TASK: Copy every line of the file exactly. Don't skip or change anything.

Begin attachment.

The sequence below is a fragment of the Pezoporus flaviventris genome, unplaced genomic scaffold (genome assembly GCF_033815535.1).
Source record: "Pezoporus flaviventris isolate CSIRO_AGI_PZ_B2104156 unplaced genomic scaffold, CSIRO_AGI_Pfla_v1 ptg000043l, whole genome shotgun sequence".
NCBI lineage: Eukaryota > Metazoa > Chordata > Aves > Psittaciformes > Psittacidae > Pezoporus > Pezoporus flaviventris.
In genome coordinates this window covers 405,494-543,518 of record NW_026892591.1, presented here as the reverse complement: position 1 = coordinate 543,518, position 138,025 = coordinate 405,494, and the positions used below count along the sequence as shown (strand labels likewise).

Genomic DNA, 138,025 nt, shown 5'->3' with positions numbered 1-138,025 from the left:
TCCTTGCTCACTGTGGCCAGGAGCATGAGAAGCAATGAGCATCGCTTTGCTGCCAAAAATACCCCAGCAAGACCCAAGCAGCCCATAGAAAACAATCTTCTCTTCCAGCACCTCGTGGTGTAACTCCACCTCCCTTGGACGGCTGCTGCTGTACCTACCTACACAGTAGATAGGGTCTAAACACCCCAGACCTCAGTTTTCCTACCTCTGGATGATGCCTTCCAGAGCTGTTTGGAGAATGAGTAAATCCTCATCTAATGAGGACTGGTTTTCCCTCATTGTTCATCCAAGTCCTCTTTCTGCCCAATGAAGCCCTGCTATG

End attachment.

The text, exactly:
The sequence below is a fragment of the Pezoporus flaviventris genome, unplaced genomic scaffold (genome assembly GCF_033815535.1).
Source record: "Pezoporus flaviventris isolate CSIRO_AGI_PZ_B2104156 unplaced genomic scaffold, CSIRO_AGI_Pfla_v1 ptg000043l, whole genome shotgun sequence".
NCBI lineage: Eukaryota > Metazoa > Chordata > Aves > Psittaciformes > Psittacidae > Pezoporus > Pezoporus flaviventris.
In genome coordinates this window covers 405,494-543,518 of record NW_026892591.1, presented here as the reverse complement: position 1 = coordinate 543,518, position 138,025 = coordinate 405,494, and the positions used below count along the sequence as shown (strand labels likewise).

Genomic DNA, 138,025 nt, shown 5'->3' with positions numbered 1-138,025 from the left:
TCCTTGCTCACTGTGGCCAGGAGCATGAGAAGCAATGAGCATCGCTTTGCTGCCAAAAATACCCCAGCAAGACCCAAGCAGCCCATAGAAAACAATCTTCTCTTCCAGCACCTCGTGGTGTAACTCCACCTCCCTTGGACGGCTGCTGCTGTACCTACCTACACAGTAGATAGGGTCTAAACACCCCAGACCTCAGTTTTCCTACCTCTGGATGATGCCTTCCAGAGCTGTTTGGAGAATGAGTAAATCCTCATCTAATGAGGACTGGTTTTCCCTCATTGTTCATCCAAGTCCTCTTTCTGCCCAATGAAGCCCTGCTATG